Anderson also writes the tunes which most resonate with me – his “Prehensile Dream” was a high point of the gig, brooding beauty building and building to its climax. For three people, they have a big sound. There is a lot going on without it being too busy or full.

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So. This was the best of the several EJF gigs I went to this year, and I felt grateful and privileged to be there. Still, I can’t help but imagine what they’d have been like if they had surpassed their show with Redman…

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Leah Gough-Cooper / Hanna Paulsberg Quartet and Julian Arguelles Quartet. Edinburgh Jazz Festival, July 2014.

I hadn’t seen Julian Arguelles play for several years, and then I get to see him twice in a week…

First up though was Leah Gough-Cooper and Hanna Paulsberg Quartet. I saw Gough-Cooper play in last year’s festival with a sextet, and whilst I thought the playing was excellent, the compositions didn’t work for me – they seemed took busy, as if trying to fit in everything she could do.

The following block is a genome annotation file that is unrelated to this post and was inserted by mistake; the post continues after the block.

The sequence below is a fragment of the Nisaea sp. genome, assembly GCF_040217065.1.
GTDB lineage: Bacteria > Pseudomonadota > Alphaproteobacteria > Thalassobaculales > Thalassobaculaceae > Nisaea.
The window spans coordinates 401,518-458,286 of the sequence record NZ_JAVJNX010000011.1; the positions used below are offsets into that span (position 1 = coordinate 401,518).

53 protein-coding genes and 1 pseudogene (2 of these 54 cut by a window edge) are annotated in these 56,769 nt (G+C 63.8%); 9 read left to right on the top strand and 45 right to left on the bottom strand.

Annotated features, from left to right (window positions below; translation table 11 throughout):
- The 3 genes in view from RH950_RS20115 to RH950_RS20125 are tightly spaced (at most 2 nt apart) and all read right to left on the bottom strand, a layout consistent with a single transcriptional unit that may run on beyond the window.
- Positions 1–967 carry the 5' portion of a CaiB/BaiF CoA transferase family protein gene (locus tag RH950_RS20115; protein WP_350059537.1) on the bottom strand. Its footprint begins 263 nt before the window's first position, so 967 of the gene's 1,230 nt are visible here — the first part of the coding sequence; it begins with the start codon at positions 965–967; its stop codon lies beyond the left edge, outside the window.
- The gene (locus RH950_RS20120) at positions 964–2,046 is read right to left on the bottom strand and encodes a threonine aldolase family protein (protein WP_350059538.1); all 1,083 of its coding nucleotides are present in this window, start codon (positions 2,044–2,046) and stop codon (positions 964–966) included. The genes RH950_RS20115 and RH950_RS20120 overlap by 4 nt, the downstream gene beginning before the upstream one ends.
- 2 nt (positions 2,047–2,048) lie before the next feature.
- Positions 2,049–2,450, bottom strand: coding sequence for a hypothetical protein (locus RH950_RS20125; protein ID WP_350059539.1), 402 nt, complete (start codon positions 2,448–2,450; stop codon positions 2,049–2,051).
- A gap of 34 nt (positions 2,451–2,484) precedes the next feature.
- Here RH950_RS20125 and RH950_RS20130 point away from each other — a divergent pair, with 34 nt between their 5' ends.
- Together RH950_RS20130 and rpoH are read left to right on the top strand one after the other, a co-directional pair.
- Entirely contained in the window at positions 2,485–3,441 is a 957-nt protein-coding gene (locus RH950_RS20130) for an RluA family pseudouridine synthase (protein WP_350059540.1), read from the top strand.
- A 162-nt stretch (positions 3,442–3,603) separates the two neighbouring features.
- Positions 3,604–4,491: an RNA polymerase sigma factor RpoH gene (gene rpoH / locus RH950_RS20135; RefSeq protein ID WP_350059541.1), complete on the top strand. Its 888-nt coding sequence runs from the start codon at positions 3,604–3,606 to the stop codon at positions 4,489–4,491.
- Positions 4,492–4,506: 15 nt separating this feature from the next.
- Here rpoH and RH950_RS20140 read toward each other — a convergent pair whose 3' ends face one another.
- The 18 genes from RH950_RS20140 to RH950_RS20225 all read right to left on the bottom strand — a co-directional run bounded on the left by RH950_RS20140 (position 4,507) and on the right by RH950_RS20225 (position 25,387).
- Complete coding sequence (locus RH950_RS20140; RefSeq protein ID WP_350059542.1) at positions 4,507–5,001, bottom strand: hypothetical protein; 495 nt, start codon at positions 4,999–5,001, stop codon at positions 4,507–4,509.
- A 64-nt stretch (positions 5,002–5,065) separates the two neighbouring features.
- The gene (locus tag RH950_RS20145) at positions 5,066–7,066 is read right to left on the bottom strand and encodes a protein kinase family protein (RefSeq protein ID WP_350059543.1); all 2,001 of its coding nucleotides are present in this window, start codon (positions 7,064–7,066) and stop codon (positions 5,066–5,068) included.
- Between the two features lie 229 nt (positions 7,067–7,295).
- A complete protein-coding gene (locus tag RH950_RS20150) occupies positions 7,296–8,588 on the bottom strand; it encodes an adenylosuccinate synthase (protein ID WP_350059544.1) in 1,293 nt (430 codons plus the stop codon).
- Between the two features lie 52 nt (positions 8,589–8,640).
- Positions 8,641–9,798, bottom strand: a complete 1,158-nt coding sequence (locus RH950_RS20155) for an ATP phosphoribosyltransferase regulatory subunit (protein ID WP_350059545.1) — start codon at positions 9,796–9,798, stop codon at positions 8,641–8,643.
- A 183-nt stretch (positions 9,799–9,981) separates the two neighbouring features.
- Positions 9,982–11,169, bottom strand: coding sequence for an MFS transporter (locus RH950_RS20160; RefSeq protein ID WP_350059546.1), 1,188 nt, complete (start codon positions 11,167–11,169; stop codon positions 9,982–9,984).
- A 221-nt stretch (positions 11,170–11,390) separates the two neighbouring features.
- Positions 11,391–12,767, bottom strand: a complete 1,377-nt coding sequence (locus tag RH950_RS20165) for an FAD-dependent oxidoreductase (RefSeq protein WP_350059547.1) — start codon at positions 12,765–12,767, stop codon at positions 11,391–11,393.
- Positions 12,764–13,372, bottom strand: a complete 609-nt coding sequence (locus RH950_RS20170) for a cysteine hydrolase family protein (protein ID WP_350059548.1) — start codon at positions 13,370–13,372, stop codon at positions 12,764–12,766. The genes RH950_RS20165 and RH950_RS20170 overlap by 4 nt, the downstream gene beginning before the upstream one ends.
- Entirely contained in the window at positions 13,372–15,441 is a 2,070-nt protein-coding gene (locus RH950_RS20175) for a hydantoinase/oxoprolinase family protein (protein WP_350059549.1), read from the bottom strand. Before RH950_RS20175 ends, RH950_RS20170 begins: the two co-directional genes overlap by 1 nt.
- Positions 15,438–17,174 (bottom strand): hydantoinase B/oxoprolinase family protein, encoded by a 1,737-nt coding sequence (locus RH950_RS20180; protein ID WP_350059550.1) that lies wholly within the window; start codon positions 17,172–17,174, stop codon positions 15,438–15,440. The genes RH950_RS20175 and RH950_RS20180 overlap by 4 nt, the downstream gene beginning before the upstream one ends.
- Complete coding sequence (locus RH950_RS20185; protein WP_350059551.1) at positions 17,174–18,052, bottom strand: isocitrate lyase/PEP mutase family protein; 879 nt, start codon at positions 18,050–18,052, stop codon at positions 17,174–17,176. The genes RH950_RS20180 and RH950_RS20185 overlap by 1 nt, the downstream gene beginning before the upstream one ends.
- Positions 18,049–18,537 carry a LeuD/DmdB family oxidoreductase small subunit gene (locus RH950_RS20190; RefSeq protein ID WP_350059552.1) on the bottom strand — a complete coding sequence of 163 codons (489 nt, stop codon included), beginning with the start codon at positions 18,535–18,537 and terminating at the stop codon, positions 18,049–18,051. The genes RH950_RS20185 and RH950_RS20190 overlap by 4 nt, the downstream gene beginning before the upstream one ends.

The tunes she and Paulsberg brought to the party this year were of a different order – simpler, but with more depth; essentially more mature. With Gough-Cooper on alto and Paulsberg on tenor, they had gutsy voices, ably helped by Calum Gourlay on bass. They played a really enjoyable set.

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Arguelles set which followed was something else, though. A different league. Confident and assured, subtle and unshowy, the music was engrossing. They started off with several pieces from a suite and finished with a piece called “Iron Pyrites” apparently abstracted from a Stone Roses’ tune (with any of the Roses elements well and truly disposed of), and in between played a wealth of exciting music.